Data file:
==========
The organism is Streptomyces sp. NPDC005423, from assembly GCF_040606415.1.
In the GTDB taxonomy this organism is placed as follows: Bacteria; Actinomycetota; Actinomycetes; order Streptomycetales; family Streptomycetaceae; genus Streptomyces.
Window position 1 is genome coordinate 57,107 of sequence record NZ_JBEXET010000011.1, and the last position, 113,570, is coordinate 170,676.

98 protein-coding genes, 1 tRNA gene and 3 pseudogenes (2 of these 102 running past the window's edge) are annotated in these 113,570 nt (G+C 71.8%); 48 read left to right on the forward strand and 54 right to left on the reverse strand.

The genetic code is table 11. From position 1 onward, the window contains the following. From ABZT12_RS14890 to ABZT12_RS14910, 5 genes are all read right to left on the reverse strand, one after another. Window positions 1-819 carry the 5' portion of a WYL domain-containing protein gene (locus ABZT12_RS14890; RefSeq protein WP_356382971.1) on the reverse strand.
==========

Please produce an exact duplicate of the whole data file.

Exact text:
The organism is Streptomyces sp. NPDC005423, from assembly GCF_040606415.1.
In the GTDB taxonomy this organism is placed as follows: Bacteria; Actinomycetota; Actinomycetes; order Streptomycetales; family Streptomycetaceae; genus Streptomyces.
Window position 1 is genome coordinate 57,107 of sequence record NZ_JBEXET010000011.1, and the last position, 113,570, is coordinate 170,676.

98 protein-coding genes, 1 tRNA gene and 3 pseudogenes (2 of these 102 running past the window's edge) are annotated in these 113,570 nt (G+C 71.8%); 48 read left to right on the forward strand and 54 right to left on the reverse strand.

The genetic code is table 11. From position 1 onward, the window contains the following. From ABZT12_RS14890 to ABZT12_RS14910, 5 genes are all read right to left on the reverse strand, one after another. Window positions 1-819 carry the 5' portion of a WYL domain-containing protein gene (locus ABZT12_RS14890; RefSeq protein WP_356382971.1) on the reverse strand.